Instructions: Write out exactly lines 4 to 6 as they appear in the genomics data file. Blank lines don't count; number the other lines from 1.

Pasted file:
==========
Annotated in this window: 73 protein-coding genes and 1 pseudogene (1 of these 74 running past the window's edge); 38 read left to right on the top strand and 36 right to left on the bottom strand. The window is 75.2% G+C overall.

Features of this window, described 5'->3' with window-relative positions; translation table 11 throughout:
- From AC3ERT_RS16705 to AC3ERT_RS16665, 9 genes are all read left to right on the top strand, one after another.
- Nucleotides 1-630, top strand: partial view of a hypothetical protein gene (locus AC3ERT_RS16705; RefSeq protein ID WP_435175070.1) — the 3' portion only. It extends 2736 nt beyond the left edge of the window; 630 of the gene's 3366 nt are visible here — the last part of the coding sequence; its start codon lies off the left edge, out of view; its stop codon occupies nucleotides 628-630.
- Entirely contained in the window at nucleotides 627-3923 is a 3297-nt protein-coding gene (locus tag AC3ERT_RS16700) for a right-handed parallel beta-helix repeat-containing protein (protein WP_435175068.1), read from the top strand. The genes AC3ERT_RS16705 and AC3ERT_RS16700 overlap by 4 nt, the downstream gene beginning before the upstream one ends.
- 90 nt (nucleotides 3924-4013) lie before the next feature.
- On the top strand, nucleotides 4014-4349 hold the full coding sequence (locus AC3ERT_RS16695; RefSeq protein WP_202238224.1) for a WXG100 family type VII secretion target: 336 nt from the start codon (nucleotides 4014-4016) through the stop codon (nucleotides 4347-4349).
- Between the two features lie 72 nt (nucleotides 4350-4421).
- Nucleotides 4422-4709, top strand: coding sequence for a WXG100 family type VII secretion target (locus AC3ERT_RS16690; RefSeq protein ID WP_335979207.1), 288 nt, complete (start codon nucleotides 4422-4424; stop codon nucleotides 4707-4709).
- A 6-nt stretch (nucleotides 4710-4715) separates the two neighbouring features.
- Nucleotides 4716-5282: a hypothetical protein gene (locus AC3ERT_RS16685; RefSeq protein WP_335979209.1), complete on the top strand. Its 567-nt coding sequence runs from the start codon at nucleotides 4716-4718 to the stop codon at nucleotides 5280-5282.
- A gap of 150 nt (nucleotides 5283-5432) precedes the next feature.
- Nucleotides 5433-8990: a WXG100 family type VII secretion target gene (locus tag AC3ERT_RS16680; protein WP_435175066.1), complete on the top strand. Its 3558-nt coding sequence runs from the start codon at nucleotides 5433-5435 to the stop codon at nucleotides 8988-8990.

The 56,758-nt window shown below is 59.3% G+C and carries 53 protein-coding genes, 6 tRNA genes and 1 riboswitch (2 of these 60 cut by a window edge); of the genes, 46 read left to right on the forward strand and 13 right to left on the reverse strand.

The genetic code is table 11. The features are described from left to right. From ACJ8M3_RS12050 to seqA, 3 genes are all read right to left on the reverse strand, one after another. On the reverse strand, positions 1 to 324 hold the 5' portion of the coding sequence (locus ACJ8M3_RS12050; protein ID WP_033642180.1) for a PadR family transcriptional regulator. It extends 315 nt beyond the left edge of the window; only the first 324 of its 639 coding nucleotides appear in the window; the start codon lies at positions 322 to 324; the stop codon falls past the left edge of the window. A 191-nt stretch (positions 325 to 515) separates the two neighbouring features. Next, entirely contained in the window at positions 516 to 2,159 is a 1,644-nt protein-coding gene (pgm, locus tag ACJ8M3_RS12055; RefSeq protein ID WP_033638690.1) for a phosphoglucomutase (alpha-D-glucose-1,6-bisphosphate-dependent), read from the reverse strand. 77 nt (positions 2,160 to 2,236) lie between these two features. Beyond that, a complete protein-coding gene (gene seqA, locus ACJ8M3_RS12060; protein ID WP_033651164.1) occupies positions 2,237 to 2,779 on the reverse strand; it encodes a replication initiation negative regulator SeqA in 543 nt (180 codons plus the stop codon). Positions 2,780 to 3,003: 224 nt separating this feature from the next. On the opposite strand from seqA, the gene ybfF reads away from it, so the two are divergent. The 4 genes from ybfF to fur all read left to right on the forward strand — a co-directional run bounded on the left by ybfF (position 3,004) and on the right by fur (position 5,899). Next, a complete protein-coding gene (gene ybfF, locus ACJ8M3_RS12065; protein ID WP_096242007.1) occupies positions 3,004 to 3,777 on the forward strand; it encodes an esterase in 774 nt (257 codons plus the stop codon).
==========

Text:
- Nucleotides 1-630, top strand: partial view of a hypothetical protein gene (locus AC3ERT_RS16705; RefSeq protein ID WP_435175070.1) — the 3' portion only. It extends 2736 nt beyond the left edge of the window; 630 of the gene's 3366 nt are visible here — the last part of the coding sequence; its start codon lies off the left edge, out of view; its stop codon occupies nucleotides 628-630.
- Entirely contained in the window at nucleotides 627-3923 is a 3297-nt protein-coding gene (locus tag AC3ERT_RS16700) for a right-handed parallel beta-helix repeat-containing protein (protein WP_435175068.1), read from the top strand. The genes AC3ERT_RS16705 and AC3ERT_RS16700 overlap by 4 nt, the downstream gene beginning before the upstream one ends.
- 90 nt (nucleotides 3924-4013) lie before the next feature.